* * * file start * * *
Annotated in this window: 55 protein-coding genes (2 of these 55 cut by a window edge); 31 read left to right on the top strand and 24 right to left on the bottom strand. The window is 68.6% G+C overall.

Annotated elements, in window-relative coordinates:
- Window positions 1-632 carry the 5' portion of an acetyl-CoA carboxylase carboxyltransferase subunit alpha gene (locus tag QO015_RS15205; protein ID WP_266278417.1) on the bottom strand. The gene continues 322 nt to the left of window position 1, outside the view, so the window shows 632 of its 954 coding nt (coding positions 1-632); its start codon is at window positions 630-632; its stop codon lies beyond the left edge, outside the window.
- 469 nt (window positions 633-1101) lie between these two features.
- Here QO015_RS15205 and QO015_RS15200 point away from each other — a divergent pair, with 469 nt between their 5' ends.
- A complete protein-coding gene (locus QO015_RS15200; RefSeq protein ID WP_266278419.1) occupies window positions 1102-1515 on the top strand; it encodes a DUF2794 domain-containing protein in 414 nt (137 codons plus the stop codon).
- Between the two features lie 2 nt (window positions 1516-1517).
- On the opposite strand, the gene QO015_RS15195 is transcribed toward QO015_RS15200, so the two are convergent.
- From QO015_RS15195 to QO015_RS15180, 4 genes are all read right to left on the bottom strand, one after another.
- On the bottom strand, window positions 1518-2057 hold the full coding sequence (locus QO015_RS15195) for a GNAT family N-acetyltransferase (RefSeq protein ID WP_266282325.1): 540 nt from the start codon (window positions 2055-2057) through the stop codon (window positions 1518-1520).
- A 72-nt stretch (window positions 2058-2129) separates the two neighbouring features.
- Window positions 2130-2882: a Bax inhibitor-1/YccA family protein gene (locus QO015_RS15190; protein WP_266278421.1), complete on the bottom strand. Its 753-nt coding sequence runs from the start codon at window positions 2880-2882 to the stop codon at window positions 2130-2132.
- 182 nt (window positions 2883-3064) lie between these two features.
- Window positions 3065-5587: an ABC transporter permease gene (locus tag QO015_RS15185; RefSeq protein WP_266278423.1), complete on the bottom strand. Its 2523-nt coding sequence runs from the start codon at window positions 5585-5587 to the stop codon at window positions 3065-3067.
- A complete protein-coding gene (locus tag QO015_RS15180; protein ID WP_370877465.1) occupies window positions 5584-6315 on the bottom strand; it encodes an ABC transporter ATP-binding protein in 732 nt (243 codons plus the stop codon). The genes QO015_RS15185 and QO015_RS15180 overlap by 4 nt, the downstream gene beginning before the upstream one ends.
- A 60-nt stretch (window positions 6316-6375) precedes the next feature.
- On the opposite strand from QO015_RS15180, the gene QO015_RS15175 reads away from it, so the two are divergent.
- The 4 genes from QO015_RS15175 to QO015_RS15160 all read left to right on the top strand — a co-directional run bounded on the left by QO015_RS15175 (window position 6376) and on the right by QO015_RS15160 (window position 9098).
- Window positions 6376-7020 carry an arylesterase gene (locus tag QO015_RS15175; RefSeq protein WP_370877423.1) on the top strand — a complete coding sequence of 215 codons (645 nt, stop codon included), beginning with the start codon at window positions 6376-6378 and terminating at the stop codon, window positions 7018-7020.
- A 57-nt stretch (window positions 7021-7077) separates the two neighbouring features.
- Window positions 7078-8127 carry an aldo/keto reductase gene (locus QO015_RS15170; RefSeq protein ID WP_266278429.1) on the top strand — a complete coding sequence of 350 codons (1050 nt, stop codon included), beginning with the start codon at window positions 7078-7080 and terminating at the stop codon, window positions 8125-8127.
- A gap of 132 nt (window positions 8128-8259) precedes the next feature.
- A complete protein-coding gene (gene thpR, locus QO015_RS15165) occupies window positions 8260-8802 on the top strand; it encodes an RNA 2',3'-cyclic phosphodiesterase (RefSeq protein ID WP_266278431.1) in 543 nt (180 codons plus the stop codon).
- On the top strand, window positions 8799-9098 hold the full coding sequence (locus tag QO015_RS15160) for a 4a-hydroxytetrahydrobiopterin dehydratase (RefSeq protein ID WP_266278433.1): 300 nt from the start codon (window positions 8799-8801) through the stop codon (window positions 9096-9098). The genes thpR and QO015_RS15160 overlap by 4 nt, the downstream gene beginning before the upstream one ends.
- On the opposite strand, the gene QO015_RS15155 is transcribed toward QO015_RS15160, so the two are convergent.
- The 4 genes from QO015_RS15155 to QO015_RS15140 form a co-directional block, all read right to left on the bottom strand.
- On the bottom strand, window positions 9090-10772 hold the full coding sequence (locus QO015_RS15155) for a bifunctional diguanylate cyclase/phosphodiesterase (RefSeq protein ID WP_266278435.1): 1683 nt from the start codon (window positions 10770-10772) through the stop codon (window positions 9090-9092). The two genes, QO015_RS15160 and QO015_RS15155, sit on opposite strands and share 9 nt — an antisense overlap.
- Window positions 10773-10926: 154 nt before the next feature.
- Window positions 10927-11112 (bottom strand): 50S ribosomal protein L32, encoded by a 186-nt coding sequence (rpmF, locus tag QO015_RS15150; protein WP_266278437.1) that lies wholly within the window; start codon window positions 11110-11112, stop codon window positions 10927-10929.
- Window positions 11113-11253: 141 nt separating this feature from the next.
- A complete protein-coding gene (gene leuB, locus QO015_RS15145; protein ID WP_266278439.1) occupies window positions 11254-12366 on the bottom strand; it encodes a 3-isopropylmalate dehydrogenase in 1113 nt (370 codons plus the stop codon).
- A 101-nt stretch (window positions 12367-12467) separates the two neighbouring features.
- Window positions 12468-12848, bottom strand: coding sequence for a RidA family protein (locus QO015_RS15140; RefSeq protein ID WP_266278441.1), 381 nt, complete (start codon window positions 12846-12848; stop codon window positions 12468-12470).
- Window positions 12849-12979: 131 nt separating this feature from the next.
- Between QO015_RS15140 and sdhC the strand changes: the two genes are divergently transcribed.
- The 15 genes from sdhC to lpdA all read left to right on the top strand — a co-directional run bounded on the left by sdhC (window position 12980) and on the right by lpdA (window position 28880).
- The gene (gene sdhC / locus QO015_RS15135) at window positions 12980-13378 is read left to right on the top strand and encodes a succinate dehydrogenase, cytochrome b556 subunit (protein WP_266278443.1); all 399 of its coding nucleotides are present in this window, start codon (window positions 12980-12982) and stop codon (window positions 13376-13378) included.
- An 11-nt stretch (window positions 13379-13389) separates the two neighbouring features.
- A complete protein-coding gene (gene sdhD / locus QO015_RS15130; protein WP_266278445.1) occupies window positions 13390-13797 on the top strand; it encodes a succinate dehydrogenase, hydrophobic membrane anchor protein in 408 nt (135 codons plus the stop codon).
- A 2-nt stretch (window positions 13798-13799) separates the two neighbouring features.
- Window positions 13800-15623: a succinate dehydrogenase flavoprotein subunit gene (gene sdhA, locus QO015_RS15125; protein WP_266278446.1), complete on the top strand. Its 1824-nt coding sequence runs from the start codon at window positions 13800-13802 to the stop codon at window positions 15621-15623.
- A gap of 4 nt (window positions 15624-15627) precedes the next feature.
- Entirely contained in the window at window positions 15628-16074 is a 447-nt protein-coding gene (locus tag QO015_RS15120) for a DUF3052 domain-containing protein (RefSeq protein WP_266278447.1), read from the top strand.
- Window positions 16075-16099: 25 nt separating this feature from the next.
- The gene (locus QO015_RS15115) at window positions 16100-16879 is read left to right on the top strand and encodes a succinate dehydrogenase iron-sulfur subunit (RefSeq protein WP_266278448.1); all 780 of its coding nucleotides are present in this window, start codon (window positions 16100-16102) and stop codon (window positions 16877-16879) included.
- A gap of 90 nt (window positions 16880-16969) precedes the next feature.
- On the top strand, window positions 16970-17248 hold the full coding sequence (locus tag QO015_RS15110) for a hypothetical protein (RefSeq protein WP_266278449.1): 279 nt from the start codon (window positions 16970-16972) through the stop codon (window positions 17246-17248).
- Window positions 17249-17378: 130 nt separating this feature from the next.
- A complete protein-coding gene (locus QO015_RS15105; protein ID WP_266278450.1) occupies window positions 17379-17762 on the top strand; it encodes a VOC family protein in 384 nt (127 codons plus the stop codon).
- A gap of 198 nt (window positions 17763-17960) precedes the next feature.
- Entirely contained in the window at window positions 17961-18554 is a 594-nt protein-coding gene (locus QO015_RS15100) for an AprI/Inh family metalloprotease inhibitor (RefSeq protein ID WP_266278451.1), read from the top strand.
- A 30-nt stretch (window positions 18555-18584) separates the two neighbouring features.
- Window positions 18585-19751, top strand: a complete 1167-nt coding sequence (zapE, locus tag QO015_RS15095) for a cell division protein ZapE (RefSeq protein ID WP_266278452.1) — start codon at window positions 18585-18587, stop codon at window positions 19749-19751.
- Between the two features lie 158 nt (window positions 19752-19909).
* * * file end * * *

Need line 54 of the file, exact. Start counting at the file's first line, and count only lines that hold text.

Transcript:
- Between the two features lie 158 nt (window positions 19752-19909).